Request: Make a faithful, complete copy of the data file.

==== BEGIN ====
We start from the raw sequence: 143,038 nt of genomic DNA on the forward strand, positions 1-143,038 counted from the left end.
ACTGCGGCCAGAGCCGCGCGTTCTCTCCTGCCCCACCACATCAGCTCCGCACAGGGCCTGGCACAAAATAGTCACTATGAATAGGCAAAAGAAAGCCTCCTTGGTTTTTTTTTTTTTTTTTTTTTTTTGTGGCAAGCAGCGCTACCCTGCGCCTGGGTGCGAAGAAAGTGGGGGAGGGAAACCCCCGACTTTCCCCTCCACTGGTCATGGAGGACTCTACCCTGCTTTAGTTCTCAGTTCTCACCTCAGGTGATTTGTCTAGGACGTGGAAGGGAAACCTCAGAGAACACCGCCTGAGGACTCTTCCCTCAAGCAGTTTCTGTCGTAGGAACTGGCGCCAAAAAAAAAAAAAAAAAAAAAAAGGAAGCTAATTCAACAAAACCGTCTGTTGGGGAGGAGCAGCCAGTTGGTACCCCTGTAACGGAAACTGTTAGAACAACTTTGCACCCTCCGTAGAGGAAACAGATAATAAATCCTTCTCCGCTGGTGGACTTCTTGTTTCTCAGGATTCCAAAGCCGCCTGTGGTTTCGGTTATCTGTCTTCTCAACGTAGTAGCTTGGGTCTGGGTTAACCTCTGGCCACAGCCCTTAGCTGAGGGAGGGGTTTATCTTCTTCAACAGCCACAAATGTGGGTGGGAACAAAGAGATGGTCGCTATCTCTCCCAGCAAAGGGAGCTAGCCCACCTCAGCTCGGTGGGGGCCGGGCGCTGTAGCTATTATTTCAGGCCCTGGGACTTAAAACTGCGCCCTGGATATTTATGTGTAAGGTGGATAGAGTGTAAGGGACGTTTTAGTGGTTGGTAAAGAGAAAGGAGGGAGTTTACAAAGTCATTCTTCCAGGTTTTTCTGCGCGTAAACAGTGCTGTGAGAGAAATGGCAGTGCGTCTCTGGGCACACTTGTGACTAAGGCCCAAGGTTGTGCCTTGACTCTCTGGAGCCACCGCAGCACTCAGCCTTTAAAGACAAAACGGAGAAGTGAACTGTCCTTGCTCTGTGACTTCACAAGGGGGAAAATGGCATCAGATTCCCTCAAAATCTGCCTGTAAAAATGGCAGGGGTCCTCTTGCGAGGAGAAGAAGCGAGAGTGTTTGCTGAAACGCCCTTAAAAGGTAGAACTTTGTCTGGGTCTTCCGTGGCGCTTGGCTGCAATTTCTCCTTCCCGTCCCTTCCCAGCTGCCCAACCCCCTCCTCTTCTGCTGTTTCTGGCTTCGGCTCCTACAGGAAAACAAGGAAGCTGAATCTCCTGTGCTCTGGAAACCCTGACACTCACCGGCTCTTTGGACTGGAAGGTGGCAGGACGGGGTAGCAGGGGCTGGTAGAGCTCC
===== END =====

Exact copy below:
We start from the raw sequence: 143,038 nt of genomic DNA on the forward strand, positions 1-143,038 counted from the left end.
ACTGCGGCCAGAGCCGCGCGTTCTCTCCTGCCCCACCACATCAGCTCCGCACAGGGCCTGGCACAAAATAGTCACTATGAATAGGCAAAAGAAAGCCTCCTTGGTTTTTTTTTTTTTTTTTTTTTTTTGTGGCAAGCAGCGCTACCCTGCGCCTGGGTGCGAAGAAAGTGGGGGAGGGAAACCCCCGACTTTCCCCTCCACTGGTCATGGAGGACTCTACCCTGCTTTAGTTCTCAGTTCTCACCTCAGGTGATTTGTCTAGGACGTGGAAGGGAAACCTCAGAGAACACCGCCTGAGGACTCTTCCCTCAAGCAGTTTCTGTCGTAGGAACTGGCGCCAAAAAAAAAAAAAAAAAAAAAAAGGAAGCTAATTCAACAAAACCGTCTGTTGGGGAGGAGCAGCCAGTTGGTACCCCTGTAACGGAAACTGTTAGAACAACTTTGCACCCTCCGTAGAGGAAACAGATAATAAATCCTTCTCCGCTGGTGGACTTCTTGTTTCTCAGGATTCCAAAGCCGCCTGTGGTTTCGGTTATCTGTCTTCTCAACGTAGTAGCTTGGGTCTGGGTTAACCTCTGGCCACAGCCCTTAGCTGAGGGAGGGGTTTATCTTCTTCAACAGCCACAAATGTGGGTGGGAACAAAGAGATGGTCGCTATCTCTCCCAGCAAAGGGAGCTAGCCCACCTCAGCTCGGTGGGGGCCGGGCGCTGTAGCTATTATTTCAGGCCCTGGGACTTAAAACTGCGCCCTGGATATTTATGTGTAAGGTGGATAGAGTGTAAGGGACGTTTTAGTGGTTGGTAAAGAGAAAGGAGGGAGTTTACAAAGTCATTCTTCCAGGTTTTTCTGCGCGTAAACAGTGCTGTGAGAGAAATGGCAGTGCGTCTCTGGGCACACTTGTGACTAAGGCCCAAGGTTGTGCCTTGACTCTCTGGAGCCACCGCAGCACTCAGCCTTTAAAGACAAAACGGAGAAGTGAACTGTCCTTGCTCTGTGACTTCACAAGGGGGAAAATGGCATCAGATTCCCTCAAAATCTGCCTGTAAAAATGGCAGGGGTCCTCTTGCGAGGAGAAGAAGCGAGAGTGTTTGCTGAAACGCCCTTAAAAGGTAGAACTTTGTCTGGGTCTTCCGTGGCGCTTGGCTGCAATTTCTCCTTCCCGTCCCTTCCCAGCTGCCCAACCCCCTCCTCTTCTGCTGTTTCTGGCTTCGGCTCCTACAGGAAAACAAGGAAGCTGAATCTCCTGTGCTCTGGAAACCCTGACACTCACCGGCTCTTTGGACTGGAAGGTGGCAGGACGGGGTAGCAGGGGCTGGTAGAGCTCC